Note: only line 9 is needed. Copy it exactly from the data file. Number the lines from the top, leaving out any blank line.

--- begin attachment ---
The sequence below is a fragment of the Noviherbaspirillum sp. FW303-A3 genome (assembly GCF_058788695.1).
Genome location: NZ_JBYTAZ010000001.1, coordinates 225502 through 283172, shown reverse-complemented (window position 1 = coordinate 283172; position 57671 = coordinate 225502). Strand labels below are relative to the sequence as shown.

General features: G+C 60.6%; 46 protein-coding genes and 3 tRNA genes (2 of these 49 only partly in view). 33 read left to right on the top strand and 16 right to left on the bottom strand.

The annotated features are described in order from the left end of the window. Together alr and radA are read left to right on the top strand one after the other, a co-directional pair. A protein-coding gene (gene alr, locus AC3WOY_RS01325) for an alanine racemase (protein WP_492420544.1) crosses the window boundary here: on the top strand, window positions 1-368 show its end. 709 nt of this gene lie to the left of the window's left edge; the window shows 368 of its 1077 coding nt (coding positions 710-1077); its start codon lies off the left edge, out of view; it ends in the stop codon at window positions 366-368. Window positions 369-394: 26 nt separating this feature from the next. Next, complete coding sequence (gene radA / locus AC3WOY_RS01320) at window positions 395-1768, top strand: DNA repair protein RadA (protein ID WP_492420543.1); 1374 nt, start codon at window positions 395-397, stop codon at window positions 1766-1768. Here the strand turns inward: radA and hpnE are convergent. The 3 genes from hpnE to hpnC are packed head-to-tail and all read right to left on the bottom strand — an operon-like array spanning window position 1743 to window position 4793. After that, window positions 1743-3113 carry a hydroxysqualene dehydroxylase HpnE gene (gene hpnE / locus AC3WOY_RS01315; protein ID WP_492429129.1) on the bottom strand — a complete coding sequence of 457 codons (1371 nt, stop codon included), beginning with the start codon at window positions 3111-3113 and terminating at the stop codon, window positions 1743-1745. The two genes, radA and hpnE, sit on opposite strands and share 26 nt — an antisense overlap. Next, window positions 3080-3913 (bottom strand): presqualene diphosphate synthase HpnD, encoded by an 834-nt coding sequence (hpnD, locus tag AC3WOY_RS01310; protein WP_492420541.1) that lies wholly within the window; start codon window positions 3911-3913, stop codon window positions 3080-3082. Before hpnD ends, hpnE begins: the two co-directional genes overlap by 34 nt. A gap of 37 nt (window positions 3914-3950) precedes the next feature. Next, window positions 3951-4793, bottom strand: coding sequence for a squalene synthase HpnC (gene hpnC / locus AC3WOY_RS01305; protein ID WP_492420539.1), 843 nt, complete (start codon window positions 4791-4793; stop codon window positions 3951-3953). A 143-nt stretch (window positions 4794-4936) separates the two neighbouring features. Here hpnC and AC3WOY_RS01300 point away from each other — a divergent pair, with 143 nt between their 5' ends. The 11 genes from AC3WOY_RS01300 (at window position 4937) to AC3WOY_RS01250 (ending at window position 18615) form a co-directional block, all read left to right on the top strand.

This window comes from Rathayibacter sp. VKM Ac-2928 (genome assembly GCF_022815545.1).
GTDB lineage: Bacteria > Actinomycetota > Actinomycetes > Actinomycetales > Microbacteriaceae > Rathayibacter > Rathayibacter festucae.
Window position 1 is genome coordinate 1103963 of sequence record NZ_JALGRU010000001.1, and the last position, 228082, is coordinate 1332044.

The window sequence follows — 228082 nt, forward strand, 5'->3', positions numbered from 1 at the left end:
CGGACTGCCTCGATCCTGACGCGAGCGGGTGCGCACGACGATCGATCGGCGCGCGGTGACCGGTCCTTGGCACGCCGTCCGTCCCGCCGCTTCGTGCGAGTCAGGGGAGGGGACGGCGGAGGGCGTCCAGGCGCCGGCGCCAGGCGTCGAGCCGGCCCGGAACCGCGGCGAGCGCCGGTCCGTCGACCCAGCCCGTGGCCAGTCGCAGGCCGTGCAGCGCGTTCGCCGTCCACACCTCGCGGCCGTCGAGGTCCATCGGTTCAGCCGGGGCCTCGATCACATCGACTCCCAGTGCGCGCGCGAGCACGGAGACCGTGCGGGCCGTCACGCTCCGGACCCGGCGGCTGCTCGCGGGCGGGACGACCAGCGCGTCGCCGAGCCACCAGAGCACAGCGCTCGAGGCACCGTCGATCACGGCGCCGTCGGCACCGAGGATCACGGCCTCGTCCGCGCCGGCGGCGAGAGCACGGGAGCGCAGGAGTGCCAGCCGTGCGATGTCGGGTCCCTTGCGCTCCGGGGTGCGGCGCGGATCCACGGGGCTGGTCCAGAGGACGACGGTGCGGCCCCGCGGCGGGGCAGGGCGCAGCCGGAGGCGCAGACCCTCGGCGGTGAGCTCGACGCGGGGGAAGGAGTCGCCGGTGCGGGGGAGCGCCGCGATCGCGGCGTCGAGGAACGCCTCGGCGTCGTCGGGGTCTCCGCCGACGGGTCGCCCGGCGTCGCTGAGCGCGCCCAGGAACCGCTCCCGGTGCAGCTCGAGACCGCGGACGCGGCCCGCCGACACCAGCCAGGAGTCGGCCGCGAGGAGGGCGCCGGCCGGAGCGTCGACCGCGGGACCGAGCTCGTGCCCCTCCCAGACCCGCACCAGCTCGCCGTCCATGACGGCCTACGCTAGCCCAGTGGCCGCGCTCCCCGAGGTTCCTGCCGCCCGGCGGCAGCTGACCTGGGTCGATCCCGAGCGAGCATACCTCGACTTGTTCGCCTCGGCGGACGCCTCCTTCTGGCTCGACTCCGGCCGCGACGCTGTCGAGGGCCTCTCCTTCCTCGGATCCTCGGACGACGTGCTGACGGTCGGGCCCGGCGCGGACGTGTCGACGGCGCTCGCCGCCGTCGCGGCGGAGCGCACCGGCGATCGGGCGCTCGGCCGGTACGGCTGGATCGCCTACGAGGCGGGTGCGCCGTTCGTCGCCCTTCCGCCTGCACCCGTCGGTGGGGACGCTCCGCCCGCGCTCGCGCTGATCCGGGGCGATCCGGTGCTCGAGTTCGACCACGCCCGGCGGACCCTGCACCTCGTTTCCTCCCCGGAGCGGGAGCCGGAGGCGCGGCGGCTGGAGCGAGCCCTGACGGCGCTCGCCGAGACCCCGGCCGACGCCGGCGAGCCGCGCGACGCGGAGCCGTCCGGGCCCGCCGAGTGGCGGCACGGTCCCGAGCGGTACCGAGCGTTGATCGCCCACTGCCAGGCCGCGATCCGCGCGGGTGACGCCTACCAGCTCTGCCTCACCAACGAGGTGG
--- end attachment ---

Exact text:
CGGACTGCCTCGATCCTGACGCGAGCGGGTGCGCACGACGATCGATCGGCGCGCGGTGACCGGTCCTTGGCACGCCGTCCGTCCCGCCGCTTCGTGCGAGTCAGGGGAGGGGACGGCGGAGGGCGTCCAGGCGCCGGCGCCAGGCGTCGAGCCGGCCCGGAACCGCGGCGAGCGCCGGTCCGTCGACCCAGCCCGTGGCCAGTCGCAGGCCGTGCAGCGCGTTCGCCGTCCACACCTCGCGGCCGTCGAGGTCCATCGGTTCAGCCGGGGCCTCGATCACATCGACTCCCAGTGCGCGCGCGAGCACGGAGACCGTGCGGGCCGTCACGCTCCGGACCCGGCGGCTGCTCGCGGGCGGGACGACCAGCGCGTCGCCGAGCCACCAGAGCACAGCGCTCGAGGCACCGTCGATCACGGCGCCGTCGGCACCGAGGATCACGGCCTCGTCCGCGCCGGCGGCGAGAGCACGGGAGCGCAGGAGTGCCAGCCGTGCGATGTCGGGTCCCTTGCGCTCCGGGGTGCGGCGCGGATCCACGGGGCTGGTCCAGAGGACGACGGTGCGGCCCCGCGGCGGGGCAGGGCGCAGCCGGAGGCGCAGACCCTCGGCGGTGAGCTCGACGCGGGGGAAGGAGTCGCCGGTGCGGGGGAGCGCCGCGATCGCGGCGTCGAGGAACGCCTCGGCGTCGTCGGGGTCTCCGCCGACGGGTCGCCCGGCGTCGCTGAGCGCGCCCAGGAACCGCTCCCGGTGCAGCTCGAGACCGCGGACGCGGCCCGCCGACACCAGCCAGGAGTCGGCCGCGAGGAGGGCGCCGGCCGGAGCGTCGACCGCGGGACCGAGCTCGTGCCCCTCCCAGACCCGCACCAGCTCGCCGTCCATGACGGCCTACGCTAGCCCAGTGGCCGCGCTCCCCGAGGTTCCTGCCGCCCGGCGGCAGCTGACCTGGGTCGATCCCGAGCGAGCATACCTCGACTTGTTCGCCTCGGCGGACGCCTCCTTCTGGCTCGACTCCGGCCGCGACGCTGTCGAGGGCCTCTCCTTCCTCGGATCCTCGGACGACGTGCTGACGGTCGGGCCCGGCGCGGACGTGTCGACGGCGCTCGCCGCCGTCGCGGCGGAGCGCACCGGCGATCGGGCGCTCGGCCGGTACGGCTGGATCGCCTACGAGGCGGGTGCGCCGTTCGTCGCCCTTCCGCCTGCACCCGTCGGTGGGGACGCTCCGCCCGCGCTCGCGCTGATCCGGGGCGATCCGGTGCTCGAGTTCGACCACGCCCGGCGGACCCTGCACCTCGTTTCCTCCCCGGAGCGGGAGCCGGAGGCGCGGCGGCTGGAGCGAGCCCTGACGGCGCTCGCCGAGACCCCGGCCGACGCCGGCGAGCCGCGCGACGCGGAGCCGTCCGGGCCCGCCGAGTGGCGGCACGGTCCCGAGCGGTACCGAGCGTTGATCGCCCACTGCCAGGCCGCGATCCGCGCGGGTGACGCCTACCAGCTCTGCCTCACCAACGAGGTGG